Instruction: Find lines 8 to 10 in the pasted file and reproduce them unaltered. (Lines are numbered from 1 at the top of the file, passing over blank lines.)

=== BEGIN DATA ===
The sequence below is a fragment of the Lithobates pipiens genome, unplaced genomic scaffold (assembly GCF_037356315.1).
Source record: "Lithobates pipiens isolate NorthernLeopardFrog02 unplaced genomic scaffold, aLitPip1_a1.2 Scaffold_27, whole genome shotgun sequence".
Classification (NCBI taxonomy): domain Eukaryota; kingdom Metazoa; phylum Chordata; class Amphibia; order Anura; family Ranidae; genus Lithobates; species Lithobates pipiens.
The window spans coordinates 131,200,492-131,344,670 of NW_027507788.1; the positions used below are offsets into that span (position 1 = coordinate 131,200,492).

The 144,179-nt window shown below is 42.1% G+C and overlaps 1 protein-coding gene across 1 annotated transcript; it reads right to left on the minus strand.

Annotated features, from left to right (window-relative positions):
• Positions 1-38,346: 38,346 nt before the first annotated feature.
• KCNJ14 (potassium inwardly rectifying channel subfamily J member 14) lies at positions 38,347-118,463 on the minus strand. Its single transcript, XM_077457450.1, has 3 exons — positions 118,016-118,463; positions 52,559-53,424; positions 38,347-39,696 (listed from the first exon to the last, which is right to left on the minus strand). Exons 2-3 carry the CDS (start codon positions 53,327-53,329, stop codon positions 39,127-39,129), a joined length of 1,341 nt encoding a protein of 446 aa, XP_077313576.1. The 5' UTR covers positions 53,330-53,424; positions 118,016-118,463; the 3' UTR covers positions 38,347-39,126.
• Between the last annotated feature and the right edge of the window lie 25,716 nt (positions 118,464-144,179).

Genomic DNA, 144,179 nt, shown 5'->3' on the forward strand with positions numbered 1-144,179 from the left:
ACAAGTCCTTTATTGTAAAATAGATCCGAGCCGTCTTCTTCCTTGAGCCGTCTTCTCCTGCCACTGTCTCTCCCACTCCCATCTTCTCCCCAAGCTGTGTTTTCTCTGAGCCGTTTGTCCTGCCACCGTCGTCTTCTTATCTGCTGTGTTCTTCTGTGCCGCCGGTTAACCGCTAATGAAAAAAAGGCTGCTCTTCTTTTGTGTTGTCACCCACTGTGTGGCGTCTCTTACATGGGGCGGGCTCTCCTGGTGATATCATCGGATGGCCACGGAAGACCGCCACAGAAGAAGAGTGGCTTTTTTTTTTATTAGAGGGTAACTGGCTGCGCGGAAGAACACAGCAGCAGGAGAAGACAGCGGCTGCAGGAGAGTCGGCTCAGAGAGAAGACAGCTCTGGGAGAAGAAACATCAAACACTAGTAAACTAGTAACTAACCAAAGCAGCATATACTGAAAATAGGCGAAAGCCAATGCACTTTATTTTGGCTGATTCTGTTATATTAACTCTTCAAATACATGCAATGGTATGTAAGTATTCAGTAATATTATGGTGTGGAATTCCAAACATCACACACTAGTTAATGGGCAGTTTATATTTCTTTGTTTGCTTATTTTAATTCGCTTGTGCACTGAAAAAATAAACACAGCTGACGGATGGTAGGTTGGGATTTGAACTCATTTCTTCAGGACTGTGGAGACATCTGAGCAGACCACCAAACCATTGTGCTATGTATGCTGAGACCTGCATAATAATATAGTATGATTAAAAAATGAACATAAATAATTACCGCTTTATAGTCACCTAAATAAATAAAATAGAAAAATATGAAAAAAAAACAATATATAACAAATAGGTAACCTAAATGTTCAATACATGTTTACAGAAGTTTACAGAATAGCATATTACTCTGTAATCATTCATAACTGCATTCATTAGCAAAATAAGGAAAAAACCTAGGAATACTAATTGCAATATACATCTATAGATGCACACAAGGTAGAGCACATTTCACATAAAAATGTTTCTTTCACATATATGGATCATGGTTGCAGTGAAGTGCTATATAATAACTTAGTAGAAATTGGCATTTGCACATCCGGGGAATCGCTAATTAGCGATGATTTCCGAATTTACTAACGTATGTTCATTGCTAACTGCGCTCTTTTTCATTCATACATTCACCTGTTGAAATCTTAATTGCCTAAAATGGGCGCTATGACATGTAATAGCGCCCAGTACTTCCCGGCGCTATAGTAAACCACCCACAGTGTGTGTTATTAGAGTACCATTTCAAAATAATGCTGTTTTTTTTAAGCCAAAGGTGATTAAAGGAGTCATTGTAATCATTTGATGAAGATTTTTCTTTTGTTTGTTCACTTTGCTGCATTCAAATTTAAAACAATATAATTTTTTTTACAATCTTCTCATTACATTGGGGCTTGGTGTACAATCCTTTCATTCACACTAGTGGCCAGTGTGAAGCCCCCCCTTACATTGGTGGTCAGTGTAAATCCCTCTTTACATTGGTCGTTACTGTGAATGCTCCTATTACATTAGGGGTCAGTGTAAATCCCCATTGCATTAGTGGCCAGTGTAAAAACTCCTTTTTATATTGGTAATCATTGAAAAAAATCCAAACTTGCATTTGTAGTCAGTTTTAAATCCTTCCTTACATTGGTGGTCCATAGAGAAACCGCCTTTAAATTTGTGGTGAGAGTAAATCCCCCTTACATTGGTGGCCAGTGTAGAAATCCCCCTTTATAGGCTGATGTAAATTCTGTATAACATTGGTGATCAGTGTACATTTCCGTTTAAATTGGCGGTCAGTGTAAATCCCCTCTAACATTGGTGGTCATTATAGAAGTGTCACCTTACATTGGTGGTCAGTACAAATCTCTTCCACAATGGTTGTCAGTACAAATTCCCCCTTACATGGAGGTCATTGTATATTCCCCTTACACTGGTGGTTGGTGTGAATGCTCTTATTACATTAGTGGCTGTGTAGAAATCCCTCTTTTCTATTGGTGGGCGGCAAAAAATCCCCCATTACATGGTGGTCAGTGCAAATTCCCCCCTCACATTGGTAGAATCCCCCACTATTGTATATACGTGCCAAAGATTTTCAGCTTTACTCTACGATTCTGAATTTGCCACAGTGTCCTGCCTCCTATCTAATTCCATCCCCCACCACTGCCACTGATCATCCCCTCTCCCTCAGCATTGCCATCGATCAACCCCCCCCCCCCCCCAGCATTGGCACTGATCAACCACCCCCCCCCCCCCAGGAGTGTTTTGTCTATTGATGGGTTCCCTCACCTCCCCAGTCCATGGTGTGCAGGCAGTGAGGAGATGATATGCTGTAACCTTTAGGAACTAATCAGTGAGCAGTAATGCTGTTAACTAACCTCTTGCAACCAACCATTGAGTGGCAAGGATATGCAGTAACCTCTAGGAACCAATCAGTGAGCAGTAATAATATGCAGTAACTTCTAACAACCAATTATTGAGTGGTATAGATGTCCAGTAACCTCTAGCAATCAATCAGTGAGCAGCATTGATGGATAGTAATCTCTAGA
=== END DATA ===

• KCNJ14 (potassium inwardly rectifying channel subfamily J member 14) lies at positions 38,347-118,463 on the minus strand. Its single transcript, XM_077457450.1, has 3 exons — positions 118,016-118,463; positions 52,559-53,424; positions 38,347-39,696 (listed from the first exon to the last, which is right to left on the minus strand). Exons 2-3 carry the CDS (start codon positions 53,327-53,329, stop codon positions 39,127-39,129), a joined length of 1,341 nt encoding a protein of 446 aa, XP_077313576.1. The 5' UTR covers positions 53,330-53,424; positions 118,016-118,463; the 3' UTR covers positions 38,347-39,126.
• Between the last annotated feature and the right edge of the window lie 25,716 nt (positions 118,464-144,179).

Genomic DNA, 144,179 nt, shown 5'->3' on the forward strand with positions numbered 1-144,179 from the left: